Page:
The Benefits of Spatially Differentiated Regulation: The Response to Acid Rain by U.S. States Prior to the Acid Rain Program

16 Pages Posted: 15 Apr 2020

See all articles by Grischa Perino

Grischa Perino

University of Hamburg

Olena Talavera

affiliation not provided to SSRN

Date Written: January 2014

Abstract

Location is a crucial driver of both the marginal abatement and damage costs of sulfur dioxide emissions by U.S. coal‐fired power plants. Before the start of the Acid Rain Program in 1995, old boilers were subject to emission rate standards set by individual states. We investigate how individual states adjusted their sulfur regulation laws in response to acid rain, and whether they accounted for differences in marginal abatement costs, vulnerability to agricultural damages, special industry interests, or inter‐state externalities. The welfare gain compared to a uniform reduction in emission rate standards is estimated to be $21 million (in 1995 dollars) annually.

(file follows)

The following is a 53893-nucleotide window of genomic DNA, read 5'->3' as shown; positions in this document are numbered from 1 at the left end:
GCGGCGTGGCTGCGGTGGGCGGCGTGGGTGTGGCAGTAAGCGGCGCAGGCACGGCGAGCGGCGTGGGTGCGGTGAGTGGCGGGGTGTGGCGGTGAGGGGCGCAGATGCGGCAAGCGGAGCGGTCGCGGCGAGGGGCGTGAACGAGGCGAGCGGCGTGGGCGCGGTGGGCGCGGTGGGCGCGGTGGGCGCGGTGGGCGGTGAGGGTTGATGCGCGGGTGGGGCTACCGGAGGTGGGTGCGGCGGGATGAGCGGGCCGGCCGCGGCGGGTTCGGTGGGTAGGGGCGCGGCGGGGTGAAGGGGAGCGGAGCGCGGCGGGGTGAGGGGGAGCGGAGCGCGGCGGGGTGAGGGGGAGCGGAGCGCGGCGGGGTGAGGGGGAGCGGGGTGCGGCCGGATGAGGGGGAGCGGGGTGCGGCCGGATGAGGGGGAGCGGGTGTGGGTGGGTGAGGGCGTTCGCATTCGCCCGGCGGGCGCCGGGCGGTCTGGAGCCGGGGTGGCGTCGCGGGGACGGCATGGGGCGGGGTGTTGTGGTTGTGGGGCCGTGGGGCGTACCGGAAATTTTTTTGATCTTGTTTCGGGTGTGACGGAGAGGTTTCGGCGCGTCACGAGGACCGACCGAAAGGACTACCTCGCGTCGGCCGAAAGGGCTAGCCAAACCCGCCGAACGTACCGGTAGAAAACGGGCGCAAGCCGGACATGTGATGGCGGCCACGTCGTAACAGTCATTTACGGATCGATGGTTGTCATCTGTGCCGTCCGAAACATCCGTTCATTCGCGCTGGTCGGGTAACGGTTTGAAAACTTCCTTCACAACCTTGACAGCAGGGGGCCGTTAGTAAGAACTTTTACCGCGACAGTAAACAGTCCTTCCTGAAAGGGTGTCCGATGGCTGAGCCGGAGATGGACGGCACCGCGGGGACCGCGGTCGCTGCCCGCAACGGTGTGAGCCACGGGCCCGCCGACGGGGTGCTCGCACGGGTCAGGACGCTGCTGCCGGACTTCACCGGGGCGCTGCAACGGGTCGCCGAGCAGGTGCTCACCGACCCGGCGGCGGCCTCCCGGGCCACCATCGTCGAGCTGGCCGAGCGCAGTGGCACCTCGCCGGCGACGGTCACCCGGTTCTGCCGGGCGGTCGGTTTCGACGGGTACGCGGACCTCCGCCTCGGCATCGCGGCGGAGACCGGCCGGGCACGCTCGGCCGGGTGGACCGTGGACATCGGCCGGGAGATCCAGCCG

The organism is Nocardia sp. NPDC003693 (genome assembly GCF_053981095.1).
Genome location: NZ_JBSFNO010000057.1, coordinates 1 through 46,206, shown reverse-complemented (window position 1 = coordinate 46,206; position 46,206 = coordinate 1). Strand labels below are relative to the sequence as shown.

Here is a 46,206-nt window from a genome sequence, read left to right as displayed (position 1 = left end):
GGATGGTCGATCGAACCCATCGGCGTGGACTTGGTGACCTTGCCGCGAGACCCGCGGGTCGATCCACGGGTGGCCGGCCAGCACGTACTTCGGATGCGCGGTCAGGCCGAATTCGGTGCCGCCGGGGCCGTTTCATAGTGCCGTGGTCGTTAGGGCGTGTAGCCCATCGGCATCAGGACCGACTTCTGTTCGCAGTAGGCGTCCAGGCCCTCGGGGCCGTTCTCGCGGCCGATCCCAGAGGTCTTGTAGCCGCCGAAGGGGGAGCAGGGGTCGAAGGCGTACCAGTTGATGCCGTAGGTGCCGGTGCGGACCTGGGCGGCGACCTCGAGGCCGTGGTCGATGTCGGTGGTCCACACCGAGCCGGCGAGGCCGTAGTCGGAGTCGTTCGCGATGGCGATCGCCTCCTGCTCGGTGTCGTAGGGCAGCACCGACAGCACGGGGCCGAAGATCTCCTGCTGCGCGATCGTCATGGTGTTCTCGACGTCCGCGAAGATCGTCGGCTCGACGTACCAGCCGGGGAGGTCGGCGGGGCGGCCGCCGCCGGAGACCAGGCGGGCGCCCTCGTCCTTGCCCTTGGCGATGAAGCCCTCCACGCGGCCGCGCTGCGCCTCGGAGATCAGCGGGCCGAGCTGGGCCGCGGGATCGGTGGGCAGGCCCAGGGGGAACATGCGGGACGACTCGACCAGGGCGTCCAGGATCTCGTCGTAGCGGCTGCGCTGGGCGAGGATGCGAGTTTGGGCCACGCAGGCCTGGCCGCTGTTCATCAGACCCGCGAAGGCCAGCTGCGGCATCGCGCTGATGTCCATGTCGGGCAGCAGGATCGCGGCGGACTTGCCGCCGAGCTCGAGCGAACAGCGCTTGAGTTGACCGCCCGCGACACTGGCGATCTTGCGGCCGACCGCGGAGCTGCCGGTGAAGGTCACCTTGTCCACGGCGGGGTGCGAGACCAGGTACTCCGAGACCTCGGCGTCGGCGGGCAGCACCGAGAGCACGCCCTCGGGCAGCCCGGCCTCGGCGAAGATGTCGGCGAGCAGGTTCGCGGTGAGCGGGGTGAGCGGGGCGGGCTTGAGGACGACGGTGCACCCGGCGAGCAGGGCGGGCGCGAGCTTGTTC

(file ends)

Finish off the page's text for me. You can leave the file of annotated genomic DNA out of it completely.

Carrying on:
Keywords: acid rain, emission rate standards, inter-state externality, new environmental threat, spatially differentiated regulation

Suggested Citation

Perino, Grischa and Talavera, Olena, The Benefits of Spatially Differentiated Regulation: The Response to Acid Rain by U.S. States Prior to the Acid Rain Program (January 2014). American Journal of Agricultural Economics, Vol. 96, Issue 1, pp. 108-123, 2014, Available at SSRN: https://ssrn.com/abstract=3573703 or http://dx.doi.org/10.1093/ajae/aat084

Grischa Perino (Contact Author)

University of Hamburg ( email )

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Hamburg, 20354
Germany

HOME PAGE: http://sites.google.com/site/gperinosite/

Olena Talavera

affiliation not provided to SSRN

No Address Available

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